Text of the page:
Brightblack Morning Light

Brightblack Morning Light

Brightblack Morning Light

Motion To Rejoin


About time, I guess. When you’re born in the South, it just gets harder and harder to wash away all the subtle influences and behaviors and manners, and yeah, probably most importantly, the music. Speaking from experience, I was in a big city once unconsciously nodding at strangers and I didn’t even damn well realize what I was doing until an hour later. Stuff like that and lazy summer afternoon singalongs and church-type harmonizing soaks in through your skin are all second nature, so for Alabama transplants turned West Coast forest dwellers Nathan Shinywater and Rachel Hughes, the verrrrrry gradual (because, let’s face it, everything the unbelievably laconic duo undertake is blissfully at their own pace) encroachment of deep southern blues and gospel into their sound seems less purposeful and more subliminal. It’s a stylistic shift, though that’s too drastic, how about “ramble and meander,” that even the faithful Brightblack listener won’t fully fucking process until halfway through the goddamn album, “Waittaminute…. (eyes roll back into head in bliss).” Galaxie 500 and Royal Trux and Opal’s sonics and minimalism married to a more soulful, familiar sound.

Songs are still delicate as shit, flickering like a purple light, sleepy-eyed and dreamy, every note and every word drenched in otherworldly echo, every delicate chord and sweetly-echoed and reverbed boy-girl vocal coo and ecstatic sigh rendered in hazy half-speed. But this time the honeyed slide of sonics shifts and shimmers with new vibrancy. I’m hearing hints of Creedence’s twang, Staples Singers’ reverent sweetness, gospel higher and higher transcendence in slow motions miniature, roudhouse swing. Horns, sax lilts, harmonica drift through the ether, though so do windchimes and crystals. It’s all more earthy, more located in the hips than the last album. Rachel Hughes’ Rhodes electric piano playing is more front and center than ever, smoldering shades of deep late night red, longing and ache. With Motion To Rejoin, we have a variation on what Jason Pierce and his Spiritualized have been trying to do for nigh on two decades, a righteous hybrid of space rock drone and gospel transcendence.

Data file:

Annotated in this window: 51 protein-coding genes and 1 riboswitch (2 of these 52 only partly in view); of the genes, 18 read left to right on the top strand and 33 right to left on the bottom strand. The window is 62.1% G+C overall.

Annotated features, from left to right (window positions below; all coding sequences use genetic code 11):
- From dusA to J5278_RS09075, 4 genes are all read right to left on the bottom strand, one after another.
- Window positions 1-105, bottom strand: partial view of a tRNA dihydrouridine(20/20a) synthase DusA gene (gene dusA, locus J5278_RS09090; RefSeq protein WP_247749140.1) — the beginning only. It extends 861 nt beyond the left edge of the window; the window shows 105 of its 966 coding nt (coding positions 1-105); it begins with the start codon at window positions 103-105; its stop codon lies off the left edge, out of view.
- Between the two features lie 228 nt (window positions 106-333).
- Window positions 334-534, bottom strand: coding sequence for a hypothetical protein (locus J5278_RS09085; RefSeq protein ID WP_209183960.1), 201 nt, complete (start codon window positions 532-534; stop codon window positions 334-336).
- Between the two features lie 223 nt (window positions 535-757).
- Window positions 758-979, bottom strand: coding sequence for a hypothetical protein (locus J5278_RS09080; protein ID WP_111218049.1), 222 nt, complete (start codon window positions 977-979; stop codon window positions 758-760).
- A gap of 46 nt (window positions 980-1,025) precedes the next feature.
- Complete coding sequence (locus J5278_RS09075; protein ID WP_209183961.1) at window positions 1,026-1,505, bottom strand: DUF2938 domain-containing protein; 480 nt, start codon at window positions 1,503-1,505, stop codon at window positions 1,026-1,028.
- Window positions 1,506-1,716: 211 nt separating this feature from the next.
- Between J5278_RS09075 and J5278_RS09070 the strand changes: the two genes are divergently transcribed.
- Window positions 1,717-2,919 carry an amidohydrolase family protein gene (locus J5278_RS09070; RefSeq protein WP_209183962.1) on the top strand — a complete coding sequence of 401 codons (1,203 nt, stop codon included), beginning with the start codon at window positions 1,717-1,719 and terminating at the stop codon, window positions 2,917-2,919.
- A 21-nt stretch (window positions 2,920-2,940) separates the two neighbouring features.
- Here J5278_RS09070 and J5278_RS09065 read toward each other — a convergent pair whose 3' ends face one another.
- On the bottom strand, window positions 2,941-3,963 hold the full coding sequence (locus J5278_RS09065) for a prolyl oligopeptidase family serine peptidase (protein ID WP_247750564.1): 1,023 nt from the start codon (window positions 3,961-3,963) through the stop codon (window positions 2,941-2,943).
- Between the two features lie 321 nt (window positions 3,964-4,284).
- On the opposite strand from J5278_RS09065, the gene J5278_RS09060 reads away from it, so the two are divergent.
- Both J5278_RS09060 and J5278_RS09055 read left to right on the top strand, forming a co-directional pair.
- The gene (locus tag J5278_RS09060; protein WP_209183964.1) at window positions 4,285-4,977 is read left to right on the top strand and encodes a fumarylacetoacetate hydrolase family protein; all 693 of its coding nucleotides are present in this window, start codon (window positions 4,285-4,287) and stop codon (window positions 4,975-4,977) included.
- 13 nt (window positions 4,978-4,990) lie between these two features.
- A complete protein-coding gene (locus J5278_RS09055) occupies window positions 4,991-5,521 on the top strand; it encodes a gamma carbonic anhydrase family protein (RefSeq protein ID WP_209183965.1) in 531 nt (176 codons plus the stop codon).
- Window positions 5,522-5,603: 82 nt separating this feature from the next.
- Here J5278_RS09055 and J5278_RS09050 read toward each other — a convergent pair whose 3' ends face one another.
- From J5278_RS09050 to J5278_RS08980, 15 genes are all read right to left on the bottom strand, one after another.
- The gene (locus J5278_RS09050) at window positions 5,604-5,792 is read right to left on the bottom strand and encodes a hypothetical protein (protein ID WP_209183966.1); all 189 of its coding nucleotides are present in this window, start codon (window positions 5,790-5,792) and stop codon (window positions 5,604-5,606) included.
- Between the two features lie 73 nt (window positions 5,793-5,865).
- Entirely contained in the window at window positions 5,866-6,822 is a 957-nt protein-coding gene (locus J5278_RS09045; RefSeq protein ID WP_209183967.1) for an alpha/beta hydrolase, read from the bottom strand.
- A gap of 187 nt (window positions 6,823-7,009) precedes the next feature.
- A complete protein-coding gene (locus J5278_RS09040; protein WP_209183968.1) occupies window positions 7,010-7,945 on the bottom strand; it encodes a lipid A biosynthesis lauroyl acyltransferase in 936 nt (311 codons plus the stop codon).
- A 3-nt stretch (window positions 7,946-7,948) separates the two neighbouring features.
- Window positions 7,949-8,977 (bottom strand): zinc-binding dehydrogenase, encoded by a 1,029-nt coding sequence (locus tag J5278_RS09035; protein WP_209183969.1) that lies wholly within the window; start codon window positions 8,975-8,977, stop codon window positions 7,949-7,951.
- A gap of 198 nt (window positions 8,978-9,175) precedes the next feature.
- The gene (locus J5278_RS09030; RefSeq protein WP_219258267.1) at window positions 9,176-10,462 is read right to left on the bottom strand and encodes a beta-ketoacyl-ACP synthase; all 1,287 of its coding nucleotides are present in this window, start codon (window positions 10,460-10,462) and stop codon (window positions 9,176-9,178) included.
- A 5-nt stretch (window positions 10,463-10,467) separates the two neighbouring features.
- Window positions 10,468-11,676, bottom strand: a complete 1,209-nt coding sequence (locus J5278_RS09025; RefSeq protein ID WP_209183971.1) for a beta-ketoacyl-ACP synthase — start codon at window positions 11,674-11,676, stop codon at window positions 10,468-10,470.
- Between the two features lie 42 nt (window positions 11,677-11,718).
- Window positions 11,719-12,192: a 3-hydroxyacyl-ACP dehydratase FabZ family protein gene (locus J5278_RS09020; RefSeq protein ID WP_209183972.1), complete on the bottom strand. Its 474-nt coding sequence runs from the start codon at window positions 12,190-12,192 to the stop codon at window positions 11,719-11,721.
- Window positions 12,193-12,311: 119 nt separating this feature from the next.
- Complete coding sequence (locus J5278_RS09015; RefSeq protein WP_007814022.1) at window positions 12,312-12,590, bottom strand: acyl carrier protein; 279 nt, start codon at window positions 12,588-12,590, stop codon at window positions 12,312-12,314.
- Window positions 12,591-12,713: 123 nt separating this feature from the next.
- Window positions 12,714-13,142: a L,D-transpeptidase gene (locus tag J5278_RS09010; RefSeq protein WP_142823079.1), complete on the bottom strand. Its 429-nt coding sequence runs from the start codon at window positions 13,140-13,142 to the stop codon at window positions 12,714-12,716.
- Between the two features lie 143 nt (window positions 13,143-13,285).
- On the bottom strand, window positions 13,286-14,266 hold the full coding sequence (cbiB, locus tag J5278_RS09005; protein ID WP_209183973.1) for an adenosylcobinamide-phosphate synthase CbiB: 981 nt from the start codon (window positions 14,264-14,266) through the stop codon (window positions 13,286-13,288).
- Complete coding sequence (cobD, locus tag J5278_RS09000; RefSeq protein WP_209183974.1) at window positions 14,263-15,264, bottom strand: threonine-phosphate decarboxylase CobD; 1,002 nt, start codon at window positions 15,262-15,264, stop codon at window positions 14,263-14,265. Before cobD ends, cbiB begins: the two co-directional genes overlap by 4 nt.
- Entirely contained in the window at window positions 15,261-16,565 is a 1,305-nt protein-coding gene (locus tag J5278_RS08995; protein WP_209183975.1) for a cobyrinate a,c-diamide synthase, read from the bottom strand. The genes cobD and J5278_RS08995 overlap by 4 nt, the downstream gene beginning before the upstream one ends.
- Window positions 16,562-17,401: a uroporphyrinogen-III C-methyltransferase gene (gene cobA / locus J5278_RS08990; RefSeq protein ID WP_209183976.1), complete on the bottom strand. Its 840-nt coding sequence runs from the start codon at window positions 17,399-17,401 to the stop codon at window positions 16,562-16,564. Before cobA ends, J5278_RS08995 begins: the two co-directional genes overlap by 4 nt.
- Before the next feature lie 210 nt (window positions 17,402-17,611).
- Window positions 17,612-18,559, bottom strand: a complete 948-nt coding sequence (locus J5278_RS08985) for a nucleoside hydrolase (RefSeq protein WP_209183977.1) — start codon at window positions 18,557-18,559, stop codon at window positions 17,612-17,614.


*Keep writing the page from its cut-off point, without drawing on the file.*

Matador Records:

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